One of Lancashire’s most vocal Brexit campaigners has said the decision to leave the EU should be “reversed immediately” because he has “no confidence whatsoever” in Theresa May’s leadership.
Wayne Wild is Group Director and a large shareholder at WEC Engineering, one of the largest independent employers in the county.
He campaigned vociferously for an EU exit and even wrote an economic paper in support of his argument which was widely circulated in Westminster.
But now, while he stands by his initial reasoning, Wayne believes the project is doomed because of poor leadership at government level which will mean that a good Brexit deal is impossible to secure.
In an outspoken Tweet this week he said: “As a Brexit promoter and voter I would reverse the decision immediately. The current leaders can’t even write a manifesto or budget.”
Wayne said he started researching the workings of the EU after a bid for European funds to invest in WEC was rejected twice – after a 24 month process.
He said: “We put so much time and resource into that bid and I felt we’d been given the runaround.
“At that point I decided to learn more about the EU and how it worked. I concluded that the UK was better off out of it.”
He lobbied Jake Berry, the then Rossendale and Darwen MP, on the matter and drafted a paper in support of the economic benefits of leaving the EU.
Wayne added: “Jake was very much pro-Remain, but as my MP he helped me distribute the paper to MPs at Westminster. I received good responses to it.
“I stand by my reasoning of the time and believe my conclusion was right then – but not now.”
At the heart of Wayne’s about-turn is what he sees as poor leadership.
“It’s been error after error and misleading statements have compounded the issue,” he added.
“David Cameron’s EU renegotiation tour was a disaster and completely missed the nation’s mood on immigration.
“Worse than that, he had absolutely no Plan B when he didn’t get what he wanted from European leaders. He then ran a complacent campaign which was based on fear and, despite saying he would stay whatever the result, he immediately resigned.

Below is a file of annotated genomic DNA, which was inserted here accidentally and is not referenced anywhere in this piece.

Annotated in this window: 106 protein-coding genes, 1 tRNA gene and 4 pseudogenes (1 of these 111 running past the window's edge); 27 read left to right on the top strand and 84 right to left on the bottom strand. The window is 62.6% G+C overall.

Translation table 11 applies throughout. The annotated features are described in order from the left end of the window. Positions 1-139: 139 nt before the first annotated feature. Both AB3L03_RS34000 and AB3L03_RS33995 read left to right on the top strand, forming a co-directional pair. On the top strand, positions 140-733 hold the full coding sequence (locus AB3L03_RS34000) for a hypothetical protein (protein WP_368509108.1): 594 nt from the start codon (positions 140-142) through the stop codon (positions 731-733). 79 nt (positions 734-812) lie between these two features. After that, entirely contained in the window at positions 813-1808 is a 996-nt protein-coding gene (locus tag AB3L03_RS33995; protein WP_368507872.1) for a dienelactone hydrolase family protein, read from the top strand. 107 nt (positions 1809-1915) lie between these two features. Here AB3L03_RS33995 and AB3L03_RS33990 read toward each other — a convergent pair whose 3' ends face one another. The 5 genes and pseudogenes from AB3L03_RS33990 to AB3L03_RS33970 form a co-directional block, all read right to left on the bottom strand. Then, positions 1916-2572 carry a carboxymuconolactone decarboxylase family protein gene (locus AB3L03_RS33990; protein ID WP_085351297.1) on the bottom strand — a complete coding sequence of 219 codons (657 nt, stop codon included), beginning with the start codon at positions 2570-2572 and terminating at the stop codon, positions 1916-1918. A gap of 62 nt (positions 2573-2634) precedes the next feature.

“Then the likes of Boris Johnson and Michael Gove got involved on the opposite side. I didn’t believe the battle bus claim that £350m a week would be diverted to the NHS, but a lot of people did.
“More to the point, when strong leadership was required they got embroiled in a personal backstabbing ploy that ended up with them and us losing out.
Johnson, believes Wayne, was almost single-handedly responsible for the leave campaign’s success.
Wayne said: “But the day after the election, he looked like a scared rabbit. He didn’t expect the result we got and I don’t think he wanted it.
“And then we had the Tory leadership campaign and we ended up with Theresa May – and she gives me no confidence whatsoever.”
Wayne cites the in-fighting and a string of policy u-turns, in particular the reversal on increasing taxation for the self-employed, as examples of poor leadership by those charged with Brexit negotiations.
He added that the Prime Minister’s decision to call a General Election after repeatedly saying she wouldn’t means we now face a “completely distracting general election which, whether she remains in power with a smaller or larger majority, is largely irrelevant”.
Wayne is aware that his change of heart may prompt criticism but, echoing the quote attributed to economist JM Keynes, he said: “A strong leader can admit when they are wrong and change their mind.
“But my voice isn’t enough. What is needed is for some of the very well-known exit campaigners to admit that this is not going to end well for us and find a way of pulling back.”
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